Creative Processes & the Politics of Peacebuilding

The Centre for Resolution of International Conflicts (CRIC) has the pleasure of inviting you to a seminar with renowned Professor of International Peacebuilding, Dr. John Paul Lederach and others on the dynamics between culture, peacebuilding and human rights in protracted conflict and processes of dealing with violent pasts.

Time and place:
University of Copenhagen, CSS Campus, room 35.01.06, Øster Farimagsgade 5, 1353 Copenhagen K, Wednesday November 30th, 2016, 12:30-2:45pm

To register, please send an email to no later than Monday November 28th, 2016.

Visual arts, theatre, music, dance, literature, sports and popular culture have important parts to play in the pursuit of peace. They are used to support communities in campaigns of non-violent resistance to abuses of power; to create opportunities for building bridges across differences; and to imagine a future free from violent conflict. An arts-based approach to peacebuilding may embrace the many paradoxes inherent in political processes from war to peace, which are not easily articulated or held captive in a politics of human rights and politics of peace. Constructing a culture of peace more broadly is ideally a positive, dynamic, participatory process linked to democracy, justice and development for all and a dynamically transformation of conflicts by non-violent means into new avenues of cooperation and change. In reality, these idealized goals are often caught up in profoundly antagonistic political processes.

Two questions will be examined in this seminar: How the arts can form part of processes of peacebuilding, conflict prevention, conflict mitigation/resolution, and memorialization; and what is the art of peacebuilding: how cultures of peace can be developed and nourished, even when cultural differences may be at the heart of contestations and welded to political and economic power.


12.30-12.40: Welcome / Sara Dybris McQuaid, CRIC

12.40-13.35: John Paul Lederach (including Q&A), Professor in international peacebuilding, Notre Dame University and Senior Fellow, Humanity United

13.35-13.45: Break

13.45-14.05: Maurice Amollo (Deputy Country Director, Mercy Corps and founder of Amani People’s Theatre, Kenya)

14.05-14.25: Kate Turner (Project Director, Healing Through Remembering)

14.25-14.45: Q&A initiated by discussant Mie Roesdahl, CRIC

John Paul Lederach is a Professor of International Peacebuilding at Notre Dame and Eastern Mennonite University. Since 2015 he has been the Senior Fellow with Humanity United. John Paul Lederach is widely known for his pioneering work in conflict transformation and is involved in conciliation work in Colombia, the Philippines, and Nepal, plus countries in East and West Africa. Mr. Lederach has designed and conducted training programs in 25 countries across five continents. From August 2013, John Paul Lederach was director of the Peace Accords Matrix, the Kroc Institute's unique source of comparable data on all comprehensive peace agreements that have been signed since 1989.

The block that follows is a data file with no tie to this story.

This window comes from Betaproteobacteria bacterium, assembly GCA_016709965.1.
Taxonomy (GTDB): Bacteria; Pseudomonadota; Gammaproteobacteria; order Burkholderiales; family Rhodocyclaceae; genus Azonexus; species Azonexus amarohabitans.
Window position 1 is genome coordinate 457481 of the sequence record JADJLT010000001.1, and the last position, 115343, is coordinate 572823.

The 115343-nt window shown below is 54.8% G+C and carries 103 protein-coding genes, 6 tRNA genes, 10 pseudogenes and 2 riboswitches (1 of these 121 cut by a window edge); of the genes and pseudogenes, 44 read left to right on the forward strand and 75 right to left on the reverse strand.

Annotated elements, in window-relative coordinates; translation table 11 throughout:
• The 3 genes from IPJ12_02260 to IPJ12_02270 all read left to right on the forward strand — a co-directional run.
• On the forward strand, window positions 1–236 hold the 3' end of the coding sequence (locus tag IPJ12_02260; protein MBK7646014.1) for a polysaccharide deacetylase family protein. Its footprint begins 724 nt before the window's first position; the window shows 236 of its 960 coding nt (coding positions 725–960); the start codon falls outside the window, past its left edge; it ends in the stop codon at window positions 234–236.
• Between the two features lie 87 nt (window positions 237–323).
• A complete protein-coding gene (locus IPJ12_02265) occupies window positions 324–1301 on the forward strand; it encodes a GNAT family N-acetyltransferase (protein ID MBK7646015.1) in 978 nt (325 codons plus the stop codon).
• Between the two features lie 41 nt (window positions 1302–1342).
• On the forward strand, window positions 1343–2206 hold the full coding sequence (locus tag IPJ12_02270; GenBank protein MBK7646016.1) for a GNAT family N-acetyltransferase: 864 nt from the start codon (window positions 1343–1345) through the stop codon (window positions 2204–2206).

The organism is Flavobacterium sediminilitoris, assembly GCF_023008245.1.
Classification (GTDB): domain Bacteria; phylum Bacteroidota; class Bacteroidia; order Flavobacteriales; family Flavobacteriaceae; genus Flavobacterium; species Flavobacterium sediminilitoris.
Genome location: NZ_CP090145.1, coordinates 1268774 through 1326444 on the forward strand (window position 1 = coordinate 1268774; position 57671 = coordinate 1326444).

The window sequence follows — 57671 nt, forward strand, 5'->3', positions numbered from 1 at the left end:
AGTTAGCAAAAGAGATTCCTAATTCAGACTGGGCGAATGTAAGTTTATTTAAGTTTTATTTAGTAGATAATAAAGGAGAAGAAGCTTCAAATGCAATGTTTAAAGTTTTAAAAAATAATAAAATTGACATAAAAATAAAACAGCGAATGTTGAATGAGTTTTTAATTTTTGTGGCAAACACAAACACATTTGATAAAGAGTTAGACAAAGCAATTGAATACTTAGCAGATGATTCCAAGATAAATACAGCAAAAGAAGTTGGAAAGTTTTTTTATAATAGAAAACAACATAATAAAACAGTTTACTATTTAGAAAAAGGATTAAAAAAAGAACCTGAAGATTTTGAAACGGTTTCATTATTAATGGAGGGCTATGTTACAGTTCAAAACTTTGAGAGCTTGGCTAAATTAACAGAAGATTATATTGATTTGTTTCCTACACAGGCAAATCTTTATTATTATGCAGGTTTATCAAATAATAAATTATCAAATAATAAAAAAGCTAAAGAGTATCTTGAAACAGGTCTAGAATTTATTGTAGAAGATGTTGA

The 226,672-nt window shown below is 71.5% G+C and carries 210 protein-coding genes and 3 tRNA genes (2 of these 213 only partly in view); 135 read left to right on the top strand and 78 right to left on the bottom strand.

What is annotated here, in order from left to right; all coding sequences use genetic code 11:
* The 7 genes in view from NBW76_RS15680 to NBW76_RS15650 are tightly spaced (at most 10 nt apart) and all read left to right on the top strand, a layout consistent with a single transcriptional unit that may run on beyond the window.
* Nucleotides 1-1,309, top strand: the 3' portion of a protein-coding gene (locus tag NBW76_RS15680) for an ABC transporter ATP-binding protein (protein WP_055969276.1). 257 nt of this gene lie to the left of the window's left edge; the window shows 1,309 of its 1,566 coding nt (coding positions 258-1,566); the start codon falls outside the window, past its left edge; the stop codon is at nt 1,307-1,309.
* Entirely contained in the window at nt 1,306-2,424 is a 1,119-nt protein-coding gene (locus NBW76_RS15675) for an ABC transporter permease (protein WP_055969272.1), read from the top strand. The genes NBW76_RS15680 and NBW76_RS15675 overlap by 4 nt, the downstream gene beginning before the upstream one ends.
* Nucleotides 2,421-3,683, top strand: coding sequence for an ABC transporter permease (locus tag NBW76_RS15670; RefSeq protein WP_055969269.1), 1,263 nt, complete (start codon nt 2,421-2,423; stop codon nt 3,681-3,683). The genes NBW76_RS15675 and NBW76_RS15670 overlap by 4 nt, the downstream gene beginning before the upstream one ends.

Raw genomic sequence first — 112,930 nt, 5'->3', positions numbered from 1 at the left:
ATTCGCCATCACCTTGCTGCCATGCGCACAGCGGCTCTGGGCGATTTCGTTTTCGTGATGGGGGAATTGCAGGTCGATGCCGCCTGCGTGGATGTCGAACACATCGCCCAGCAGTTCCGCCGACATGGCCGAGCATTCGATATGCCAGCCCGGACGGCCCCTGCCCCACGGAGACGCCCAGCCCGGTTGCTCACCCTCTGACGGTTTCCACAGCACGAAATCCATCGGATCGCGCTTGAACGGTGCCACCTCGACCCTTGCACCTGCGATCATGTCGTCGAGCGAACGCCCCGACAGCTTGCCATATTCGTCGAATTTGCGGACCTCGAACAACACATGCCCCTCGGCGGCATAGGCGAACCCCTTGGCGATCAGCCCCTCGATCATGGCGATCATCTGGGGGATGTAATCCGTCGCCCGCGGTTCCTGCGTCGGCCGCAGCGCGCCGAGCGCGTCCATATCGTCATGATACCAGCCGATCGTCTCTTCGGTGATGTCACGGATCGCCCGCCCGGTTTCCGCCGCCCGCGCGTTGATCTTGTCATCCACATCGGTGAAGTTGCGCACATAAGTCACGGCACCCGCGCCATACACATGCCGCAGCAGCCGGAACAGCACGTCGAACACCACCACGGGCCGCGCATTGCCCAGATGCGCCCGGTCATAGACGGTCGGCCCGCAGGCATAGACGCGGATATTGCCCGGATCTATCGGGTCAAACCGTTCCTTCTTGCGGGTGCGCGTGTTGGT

Maurice Amollo is a peacebuilding and development practitioner with more than 14 years of experience with grassroots, national, and international organizations, providing technical support, oversight, direct assistance, and management of development and conflict prevention programs. He managed Amani Peoples Theatre in Nairobi, and is the author of two books exploring the roles of theater and the arts in peacebuilding.  Currently Mr. Amollo is the Deputy Country Director of Mercy Corps in Kenya. He has taught at Tangaza College, Catholic University of Eastern Africa, the Utretch School of Arts in Holland, and the University of Southern Denmark.

Kate Turner is the Director of Healing Through Remembering, an independent initiative made up of a diverse membership with different political perspectives working on a common goal of how to deal with the legacy of the past as it relates to the conflict in and about Northern Ireland. Kate has been on the advisory committee of a number of projects relating to oral history and stories – these include an academic based website project; a theatre initiative and a television documentary series.

This seminar is a joint venture between two projects within the Centre for Resolution of International Conflicts, the Innovation-Fund project on Resolution of International Conflict and the Carlsberg-funded project on Human Rights and Peace Building.